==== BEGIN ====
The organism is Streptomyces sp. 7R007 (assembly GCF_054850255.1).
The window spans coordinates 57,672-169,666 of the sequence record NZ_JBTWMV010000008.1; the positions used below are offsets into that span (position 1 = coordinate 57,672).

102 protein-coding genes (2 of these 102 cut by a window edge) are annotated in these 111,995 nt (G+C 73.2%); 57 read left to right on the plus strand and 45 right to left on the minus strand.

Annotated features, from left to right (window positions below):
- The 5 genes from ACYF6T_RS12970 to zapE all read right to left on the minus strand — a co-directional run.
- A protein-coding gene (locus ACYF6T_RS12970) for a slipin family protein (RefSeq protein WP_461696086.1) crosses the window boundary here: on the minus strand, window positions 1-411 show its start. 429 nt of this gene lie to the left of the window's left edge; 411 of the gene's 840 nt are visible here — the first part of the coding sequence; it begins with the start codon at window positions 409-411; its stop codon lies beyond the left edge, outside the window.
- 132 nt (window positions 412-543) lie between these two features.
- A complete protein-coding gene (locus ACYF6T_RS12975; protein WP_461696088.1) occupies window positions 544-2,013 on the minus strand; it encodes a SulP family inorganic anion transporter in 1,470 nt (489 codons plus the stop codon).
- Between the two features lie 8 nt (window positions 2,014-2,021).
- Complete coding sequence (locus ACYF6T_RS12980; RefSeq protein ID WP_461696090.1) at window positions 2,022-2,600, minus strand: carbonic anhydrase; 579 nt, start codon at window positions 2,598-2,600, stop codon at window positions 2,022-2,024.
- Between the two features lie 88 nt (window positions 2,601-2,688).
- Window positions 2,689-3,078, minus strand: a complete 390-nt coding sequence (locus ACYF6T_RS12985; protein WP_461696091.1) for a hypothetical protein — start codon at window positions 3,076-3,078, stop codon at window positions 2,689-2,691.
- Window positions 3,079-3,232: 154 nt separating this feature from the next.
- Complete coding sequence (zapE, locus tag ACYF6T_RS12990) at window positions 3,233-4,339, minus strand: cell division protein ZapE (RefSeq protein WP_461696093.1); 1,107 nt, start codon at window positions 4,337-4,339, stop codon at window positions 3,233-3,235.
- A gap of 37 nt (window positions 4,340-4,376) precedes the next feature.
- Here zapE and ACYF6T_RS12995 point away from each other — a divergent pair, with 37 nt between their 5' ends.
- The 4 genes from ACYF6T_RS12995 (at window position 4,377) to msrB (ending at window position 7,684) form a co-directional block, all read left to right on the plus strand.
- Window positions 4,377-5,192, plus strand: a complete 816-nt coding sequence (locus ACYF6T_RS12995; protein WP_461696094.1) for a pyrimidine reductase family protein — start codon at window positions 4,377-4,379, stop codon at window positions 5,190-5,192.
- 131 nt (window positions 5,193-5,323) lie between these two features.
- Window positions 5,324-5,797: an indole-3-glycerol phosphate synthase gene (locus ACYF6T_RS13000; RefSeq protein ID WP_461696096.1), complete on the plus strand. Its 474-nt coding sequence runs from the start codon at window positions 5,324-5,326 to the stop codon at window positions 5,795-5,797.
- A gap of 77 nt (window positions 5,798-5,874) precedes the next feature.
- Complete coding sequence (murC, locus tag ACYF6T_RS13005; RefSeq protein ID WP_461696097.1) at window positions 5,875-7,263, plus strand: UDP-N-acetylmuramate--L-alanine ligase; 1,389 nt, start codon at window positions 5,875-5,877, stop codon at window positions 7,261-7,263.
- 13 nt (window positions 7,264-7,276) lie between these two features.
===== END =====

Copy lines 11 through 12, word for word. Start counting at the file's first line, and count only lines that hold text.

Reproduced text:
- Between the two features lie 88 nt (window positions 2,601-2,688).
- Window positions 2,689-3,078, minus strand: a complete 390-nt coding sequence (locus ACYF6T_RS12985; protein WP_461696091.1) for a hypothetical protein — start codon at window positions 3,076-3,078, stop codon at window positions 2,689-2,691.